Results: When push-off began at or after leading leg contact, metabolic rate was about 10\% lower than in a condition with Spring-like prosthesis behavior. When push-off began before leading leg contact, metabolic rate was not different from the Spring-like condition. Early push-off led to increased prosthesis-side vastus medialis and biceps femoris activity during push-off and increased variability in step length and prosthesis loading during push-off. Prosthesis push-off timing had no influence on intact-side leg center-of-mass collision work. 
Conclusions: Prosthesis push-off timing, isolated from push-off work, strongly affected metabolic rate, with optimal timing at or after intact-side heel contact. Increased thigh muscle activation and increased human variability appear to have caused the lack of reduction in metabolic rate when push-off was provided too early. Optimal timing with respect to opposite heel contact was not different from normal walking, but the trends in metabolic rate and center-of-mass mechanics were not consistent with simple model predictions. Optimal push-off timing should also be characterized for individuals with amputation, since meaningful benefits might be realized with improved timing.},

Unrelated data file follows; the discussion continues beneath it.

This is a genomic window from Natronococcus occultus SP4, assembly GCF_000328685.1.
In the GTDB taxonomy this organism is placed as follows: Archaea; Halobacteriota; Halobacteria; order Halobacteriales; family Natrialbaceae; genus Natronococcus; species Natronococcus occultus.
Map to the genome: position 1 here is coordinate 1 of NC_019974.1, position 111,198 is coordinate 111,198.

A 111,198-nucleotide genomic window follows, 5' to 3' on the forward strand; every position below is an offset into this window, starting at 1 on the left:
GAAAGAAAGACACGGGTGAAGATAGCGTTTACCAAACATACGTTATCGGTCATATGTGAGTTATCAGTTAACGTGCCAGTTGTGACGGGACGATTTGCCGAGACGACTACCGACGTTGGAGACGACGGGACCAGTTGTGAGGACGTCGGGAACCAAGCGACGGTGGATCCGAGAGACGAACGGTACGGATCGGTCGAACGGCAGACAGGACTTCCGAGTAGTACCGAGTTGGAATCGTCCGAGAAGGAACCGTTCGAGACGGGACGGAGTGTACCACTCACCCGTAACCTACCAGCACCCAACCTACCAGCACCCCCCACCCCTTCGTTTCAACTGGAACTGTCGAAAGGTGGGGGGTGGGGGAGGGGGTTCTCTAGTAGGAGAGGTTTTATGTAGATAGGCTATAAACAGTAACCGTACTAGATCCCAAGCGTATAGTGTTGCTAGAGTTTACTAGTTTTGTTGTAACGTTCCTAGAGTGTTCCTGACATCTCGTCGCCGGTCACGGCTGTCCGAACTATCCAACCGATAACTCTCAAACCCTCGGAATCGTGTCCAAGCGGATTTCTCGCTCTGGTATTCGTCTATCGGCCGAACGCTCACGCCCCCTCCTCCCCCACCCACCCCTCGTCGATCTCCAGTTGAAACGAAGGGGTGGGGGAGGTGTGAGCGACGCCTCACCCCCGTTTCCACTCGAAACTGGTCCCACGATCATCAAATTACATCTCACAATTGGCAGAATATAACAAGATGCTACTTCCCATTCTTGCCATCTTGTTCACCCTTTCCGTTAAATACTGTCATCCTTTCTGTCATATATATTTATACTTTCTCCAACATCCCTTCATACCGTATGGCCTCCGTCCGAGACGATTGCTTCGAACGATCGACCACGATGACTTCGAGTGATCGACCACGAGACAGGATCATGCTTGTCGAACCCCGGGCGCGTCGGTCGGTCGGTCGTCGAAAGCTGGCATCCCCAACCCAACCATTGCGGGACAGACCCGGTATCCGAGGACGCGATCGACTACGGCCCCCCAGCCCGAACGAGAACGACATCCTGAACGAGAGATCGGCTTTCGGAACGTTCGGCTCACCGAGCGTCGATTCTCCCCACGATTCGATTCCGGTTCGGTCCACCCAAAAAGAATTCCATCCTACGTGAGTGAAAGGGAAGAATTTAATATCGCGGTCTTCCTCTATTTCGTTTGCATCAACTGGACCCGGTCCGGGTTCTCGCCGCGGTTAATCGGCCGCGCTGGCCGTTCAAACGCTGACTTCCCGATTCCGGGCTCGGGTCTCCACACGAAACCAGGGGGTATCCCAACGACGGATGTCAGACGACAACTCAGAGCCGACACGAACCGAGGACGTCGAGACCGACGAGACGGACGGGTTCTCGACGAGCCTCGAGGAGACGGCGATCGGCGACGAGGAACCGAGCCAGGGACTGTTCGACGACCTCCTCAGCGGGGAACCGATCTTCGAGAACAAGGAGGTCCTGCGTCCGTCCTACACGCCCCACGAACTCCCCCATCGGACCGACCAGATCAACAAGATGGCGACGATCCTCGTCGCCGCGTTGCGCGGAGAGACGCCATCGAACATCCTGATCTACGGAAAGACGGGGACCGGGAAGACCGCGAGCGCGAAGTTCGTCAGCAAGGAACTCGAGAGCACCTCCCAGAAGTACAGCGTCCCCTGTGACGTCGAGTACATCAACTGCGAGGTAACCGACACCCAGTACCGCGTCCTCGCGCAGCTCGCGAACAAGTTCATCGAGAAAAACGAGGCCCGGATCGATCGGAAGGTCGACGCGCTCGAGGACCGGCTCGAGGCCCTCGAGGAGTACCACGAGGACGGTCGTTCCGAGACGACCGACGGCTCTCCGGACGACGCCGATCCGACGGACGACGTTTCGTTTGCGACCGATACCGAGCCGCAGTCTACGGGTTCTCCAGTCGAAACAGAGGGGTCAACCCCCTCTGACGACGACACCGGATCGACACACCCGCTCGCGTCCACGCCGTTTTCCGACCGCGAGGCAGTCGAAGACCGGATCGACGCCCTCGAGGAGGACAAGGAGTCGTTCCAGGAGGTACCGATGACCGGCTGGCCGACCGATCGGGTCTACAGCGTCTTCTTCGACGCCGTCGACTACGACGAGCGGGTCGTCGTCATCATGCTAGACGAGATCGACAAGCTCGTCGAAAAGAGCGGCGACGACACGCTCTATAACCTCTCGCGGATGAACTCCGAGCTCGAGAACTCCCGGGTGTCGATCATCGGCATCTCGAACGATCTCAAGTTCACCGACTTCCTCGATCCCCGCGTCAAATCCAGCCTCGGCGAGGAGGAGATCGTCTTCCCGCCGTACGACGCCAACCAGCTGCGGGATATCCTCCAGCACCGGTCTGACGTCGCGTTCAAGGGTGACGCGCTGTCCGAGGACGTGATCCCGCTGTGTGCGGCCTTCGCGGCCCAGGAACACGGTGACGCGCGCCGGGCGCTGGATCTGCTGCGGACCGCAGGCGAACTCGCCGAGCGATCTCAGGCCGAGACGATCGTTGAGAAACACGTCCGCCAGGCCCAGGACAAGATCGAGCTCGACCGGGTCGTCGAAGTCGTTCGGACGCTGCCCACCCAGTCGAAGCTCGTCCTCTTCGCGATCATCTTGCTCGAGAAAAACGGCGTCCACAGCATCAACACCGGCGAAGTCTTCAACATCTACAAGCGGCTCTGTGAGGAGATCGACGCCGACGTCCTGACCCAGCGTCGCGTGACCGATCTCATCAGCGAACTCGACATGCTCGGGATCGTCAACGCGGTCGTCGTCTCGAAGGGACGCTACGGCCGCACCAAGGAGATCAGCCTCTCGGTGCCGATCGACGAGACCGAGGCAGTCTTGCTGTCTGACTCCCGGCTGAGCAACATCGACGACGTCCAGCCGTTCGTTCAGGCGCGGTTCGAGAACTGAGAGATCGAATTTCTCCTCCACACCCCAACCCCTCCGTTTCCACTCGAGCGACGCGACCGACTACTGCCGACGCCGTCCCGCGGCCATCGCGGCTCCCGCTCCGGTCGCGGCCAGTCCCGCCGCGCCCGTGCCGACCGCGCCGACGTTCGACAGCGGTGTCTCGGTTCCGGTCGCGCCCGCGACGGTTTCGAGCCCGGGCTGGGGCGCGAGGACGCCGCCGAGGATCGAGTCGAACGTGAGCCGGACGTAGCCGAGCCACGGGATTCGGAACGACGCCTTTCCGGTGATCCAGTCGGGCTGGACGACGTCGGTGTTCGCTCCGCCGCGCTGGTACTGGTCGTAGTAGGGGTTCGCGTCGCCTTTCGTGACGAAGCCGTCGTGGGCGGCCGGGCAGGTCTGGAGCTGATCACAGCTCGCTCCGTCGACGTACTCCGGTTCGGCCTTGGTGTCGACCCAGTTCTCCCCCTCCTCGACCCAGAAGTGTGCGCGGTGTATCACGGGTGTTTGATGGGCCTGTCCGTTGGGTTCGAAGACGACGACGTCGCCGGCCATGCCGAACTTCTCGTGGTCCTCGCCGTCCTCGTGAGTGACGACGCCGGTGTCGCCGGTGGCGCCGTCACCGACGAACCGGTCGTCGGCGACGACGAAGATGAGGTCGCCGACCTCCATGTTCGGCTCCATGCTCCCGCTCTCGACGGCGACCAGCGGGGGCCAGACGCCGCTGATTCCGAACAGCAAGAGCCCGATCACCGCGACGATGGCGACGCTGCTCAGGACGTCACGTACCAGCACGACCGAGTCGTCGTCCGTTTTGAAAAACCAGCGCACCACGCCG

articleno    = {21},
  author       = {Malcolm, Philippe and Quesada, Roberto E and Caputo, Joshua and Collins, Steven H},
  issn         = {1743-0003},
  journal      = {JOURNAL OF NEUROENGINEERING AND REHABILITATION},
  language     = {eng},
  pages        = {14},
  title        = {The influence of push-off timing in a robotic ankle-foot prosthesis on the energetics and mechanics of walking},
  url          = {http://dx.doi.org/10.1186/s12984-015-0014-8},
  volume       = {12},
  year         = {2015},
}